Segments in this Video

Ice Age Adaptations (02:40)

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Humans were not always the dominant species on Earth; other mammals were better adapted for survival. In Britain around 12,000 B.C., hunter-gatherers learned to trap small animals and harness fire to protect against wolves and process food.

Domesticating Dogs (01:31)

Around 15,000 years ago, wolves overcame their natural fear to feed on human food scraps. The two species formed a hunting alliance. Americans spend over $30 billion on their pets annually.

Livestock (01:52)

In Europe in 5000 B.C., humans transitioned from hunter-gatherers to farmers. Domesticating sheep, goats, and pigs gave us power over life. Selective breeding increased docility and provided a ready food source.

Domesticating Horses (03:32)

Horses multiplied human strength and speed, and provided an advantage in war. Genghis Khan commanded a cavalry of 50,000 Mongols attacking China in 1215 A.D. Learn about the role of horses in Mongolian culture and empire building.

Domesticating Camels (02:45)

On the Arabian Peninsula in 610 A.D., camels allowed humans to cross deserts on trade routes. They can drink 40 gallons of water, which lasts them 17 days. Learn about their role in the spread of Islam.

Silk Road (03:06)

The silk worm spins a protein fiber into a continuous thread stronger than steel. Silk was worth its weight in gold to the Romans in 166 A.D. Production remained a Chinese state secret for centuries, but the two empires engaged in trade.

Animals and Disease (03:06)

Domesticating livestock exposed humans to more pathogens. Rats migrated along the Silk Road from East Asia to Europe. They carried fleas with bacteria causing the bubonic plague.

Animals in Science (02:17)

In Britain in 1859, Charles Darwin developed the Theory of Evolution by studying diverse species. Many medical breakthroughs, such as the discovery of insulin, came from research relating to animals. (Credits)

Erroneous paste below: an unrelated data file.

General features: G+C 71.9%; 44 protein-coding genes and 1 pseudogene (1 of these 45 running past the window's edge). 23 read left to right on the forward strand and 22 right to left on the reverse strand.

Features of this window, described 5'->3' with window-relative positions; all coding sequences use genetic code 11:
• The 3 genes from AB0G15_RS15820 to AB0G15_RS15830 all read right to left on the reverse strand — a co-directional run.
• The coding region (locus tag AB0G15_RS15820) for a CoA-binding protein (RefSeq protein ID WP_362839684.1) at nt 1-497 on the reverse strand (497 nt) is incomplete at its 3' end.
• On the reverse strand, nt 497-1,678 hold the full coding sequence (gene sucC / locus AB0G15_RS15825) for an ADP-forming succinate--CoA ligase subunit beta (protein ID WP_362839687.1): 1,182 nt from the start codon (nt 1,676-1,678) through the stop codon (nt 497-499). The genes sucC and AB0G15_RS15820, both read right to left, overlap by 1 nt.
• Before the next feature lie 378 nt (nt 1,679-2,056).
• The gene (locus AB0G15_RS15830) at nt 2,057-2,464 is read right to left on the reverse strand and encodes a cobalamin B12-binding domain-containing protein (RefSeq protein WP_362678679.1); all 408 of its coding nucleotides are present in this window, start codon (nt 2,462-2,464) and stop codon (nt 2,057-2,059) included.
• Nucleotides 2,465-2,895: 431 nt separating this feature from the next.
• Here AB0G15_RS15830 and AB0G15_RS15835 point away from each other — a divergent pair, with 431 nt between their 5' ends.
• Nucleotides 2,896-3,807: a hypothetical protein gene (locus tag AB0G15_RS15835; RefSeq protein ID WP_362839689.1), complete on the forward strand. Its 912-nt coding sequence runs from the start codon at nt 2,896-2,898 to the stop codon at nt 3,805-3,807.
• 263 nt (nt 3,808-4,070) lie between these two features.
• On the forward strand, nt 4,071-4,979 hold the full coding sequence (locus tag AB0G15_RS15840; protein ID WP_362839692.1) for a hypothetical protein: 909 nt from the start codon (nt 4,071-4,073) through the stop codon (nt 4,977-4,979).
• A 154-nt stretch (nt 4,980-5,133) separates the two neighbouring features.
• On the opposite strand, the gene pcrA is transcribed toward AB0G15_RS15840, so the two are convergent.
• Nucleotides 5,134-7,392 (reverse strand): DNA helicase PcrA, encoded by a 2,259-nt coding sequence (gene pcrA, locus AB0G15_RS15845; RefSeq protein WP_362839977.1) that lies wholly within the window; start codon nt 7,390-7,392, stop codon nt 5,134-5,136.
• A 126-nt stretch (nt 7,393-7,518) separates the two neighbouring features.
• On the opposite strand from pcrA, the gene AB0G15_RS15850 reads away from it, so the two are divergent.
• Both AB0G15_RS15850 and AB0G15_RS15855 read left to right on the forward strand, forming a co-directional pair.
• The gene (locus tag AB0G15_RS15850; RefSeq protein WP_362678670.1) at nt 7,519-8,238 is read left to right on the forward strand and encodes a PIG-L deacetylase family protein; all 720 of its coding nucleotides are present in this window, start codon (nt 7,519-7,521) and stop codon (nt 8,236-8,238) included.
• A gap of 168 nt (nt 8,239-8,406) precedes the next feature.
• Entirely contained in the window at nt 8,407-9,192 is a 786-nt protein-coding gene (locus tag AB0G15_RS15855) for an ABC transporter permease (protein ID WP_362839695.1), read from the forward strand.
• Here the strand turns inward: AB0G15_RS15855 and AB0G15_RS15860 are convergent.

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Man and Beast

Part of the Series : Mankind Decoded
DVD (Chaptered) Price: $99.95
DVD + 3-Year Streaming Price: $149.93
3-Year Streaming Price: $99.95

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Description

During the Ice Age, people and wolves formed a partnership that shaped the future of humanity. With the help of man's new best friend, we domesticated more animals, sowing the first seeds of farming and civilization. This film looks at how our relationships to other species helped us to survive in the natural world. Horses increased our military strength and speed; camels enabled us to cross deserts; and the silk worm led to the Silk Road, which also brought rats and disease to Europe. Finally, animals have helped researchers achieve medical breakthroughs such as the discovery of insulin.

Length: 22 minutes

Item#: BVL130779

Copyright date: ©2013

Closed Captioned

Performance Rights

Prices include public performance rights.

Not available to Home Video, Dealer and Publisher customers.

Only available in USA and Canada.


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